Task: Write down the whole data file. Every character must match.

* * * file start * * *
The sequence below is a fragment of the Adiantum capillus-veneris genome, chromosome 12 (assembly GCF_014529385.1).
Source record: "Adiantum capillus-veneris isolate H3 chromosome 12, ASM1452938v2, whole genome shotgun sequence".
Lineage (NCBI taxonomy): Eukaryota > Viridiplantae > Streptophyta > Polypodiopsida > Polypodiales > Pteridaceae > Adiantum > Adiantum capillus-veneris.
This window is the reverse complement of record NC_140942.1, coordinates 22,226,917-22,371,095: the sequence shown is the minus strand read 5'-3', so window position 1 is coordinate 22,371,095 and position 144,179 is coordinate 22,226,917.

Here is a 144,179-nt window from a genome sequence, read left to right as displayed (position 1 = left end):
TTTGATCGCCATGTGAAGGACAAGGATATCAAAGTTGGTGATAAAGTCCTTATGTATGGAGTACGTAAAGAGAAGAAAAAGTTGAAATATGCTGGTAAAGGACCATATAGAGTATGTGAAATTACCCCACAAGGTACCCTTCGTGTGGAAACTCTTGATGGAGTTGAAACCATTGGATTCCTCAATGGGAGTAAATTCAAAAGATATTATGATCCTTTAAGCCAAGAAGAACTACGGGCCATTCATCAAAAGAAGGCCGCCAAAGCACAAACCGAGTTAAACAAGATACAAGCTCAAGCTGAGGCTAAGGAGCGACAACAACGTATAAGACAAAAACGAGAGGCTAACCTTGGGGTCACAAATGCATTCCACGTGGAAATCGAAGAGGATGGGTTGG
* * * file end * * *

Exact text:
The sequence below is a fragment of the Adiantum capillus-veneris genome, chromosome 12 (assembly GCF_014529385.1).
Source record: "Adiantum capillus-veneris isolate H3 chromosome 12, ASM1452938v2, whole genome shotgun sequence".
Lineage (NCBI taxonomy): Eukaryota > Viridiplantae > Streptophyta > Polypodiopsida > Polypodiales > Pteridaceae > Adiantum > Adiantum capillus-veneris.
This window is the reverse complement of record NC_140942.1, coordinates 22,226,917-22,371,095: the sequence shown is the minus strand read 5'-3', so window position 1 is coordinate 22,371,095 and position 144,179 is coordinate 22,226,917.

Here is a 144,179-nt window from a genome sequence, read left to right as displayed (position 1 = left end):
TTTGATCGCCATGTGAAGGACAAGGATATCAAAGTTGGTGATAAAGTCCTTATGTATGGAGTACGTAAAGAGAAGAAAAAGTTGAAATATGCTGGTAAAGGACCATATAGAGTATGTGAAATTACCCCACAAGGTACCCTTCGTGTGGAAACTCTTGATGGAGTTGAAACCATTGGATTCCTCAATGGGAGTAAATTCAAAAGATATTATGATCCTTTAAGCCAAGAAGAACTACGGGCCATTCATCAAAAGAAGGCCGCCAAAGCACAAACCGAGTTAAACAAGATACAAGCTCAAGCTGAGGCTAAGGAGCGACAACAACGTATAAGACAAAAACGAGAGGCTAACCTTGGGGTCACAAATGCATTCCACGTGGAAATCGAAGAGGATGGGTTGG